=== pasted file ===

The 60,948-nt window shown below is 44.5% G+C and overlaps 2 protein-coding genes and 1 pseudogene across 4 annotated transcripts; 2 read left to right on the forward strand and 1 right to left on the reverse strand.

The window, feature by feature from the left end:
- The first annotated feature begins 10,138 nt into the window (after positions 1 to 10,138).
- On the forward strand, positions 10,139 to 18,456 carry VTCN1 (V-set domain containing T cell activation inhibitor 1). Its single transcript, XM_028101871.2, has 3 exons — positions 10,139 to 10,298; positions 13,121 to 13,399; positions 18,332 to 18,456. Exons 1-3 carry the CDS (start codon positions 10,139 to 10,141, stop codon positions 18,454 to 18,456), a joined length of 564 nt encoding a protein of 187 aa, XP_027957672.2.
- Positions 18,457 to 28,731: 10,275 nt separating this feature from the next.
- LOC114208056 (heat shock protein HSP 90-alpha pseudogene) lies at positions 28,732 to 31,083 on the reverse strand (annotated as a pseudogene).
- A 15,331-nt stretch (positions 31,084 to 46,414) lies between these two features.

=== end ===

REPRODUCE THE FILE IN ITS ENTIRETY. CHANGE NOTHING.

The 60,948-nt window shown below is 44.5% G+C and overlaps 2 protein-coding genes and 1 pseudogene across 4 annotated transcripts; 2 read left to right on the forward strand and 1 right to left on the reverse strand.

The window, feature by feature from the left end:
- The first annotated feature begins 10,138 nt into the window (after positions 1 to 10,138).
- On the forward strand, positions 10,139 to 18,456 carry VTCN1 (V-set domain containing T cell activation inhibitor 1). Its single transcript, XM_028101871.2, has 3 exons — positions 10,139 to 10,298; positions 13,121 to 13,399; positions 18,332 to 18,456. Exons 1-3 carry the CDS (start codon positions 10,139 to 10,141, stop codon positions 18,454 to 18,456), a joined length of 564 nt encoding a protein of 187 aa, XP_027957672.2.
- Positions 18,457 to 28,731: 10,275 nt separating this feature from the next.
- LOC114208056 (heat shock protein HSP 90-alpha pseudogene) lies at positions 28,732 to 31,083 on the reverse strand (annotated as a pseudogene).
- A 15,331-nt stretch (positions 31,084 to 46,414) lies between these two features.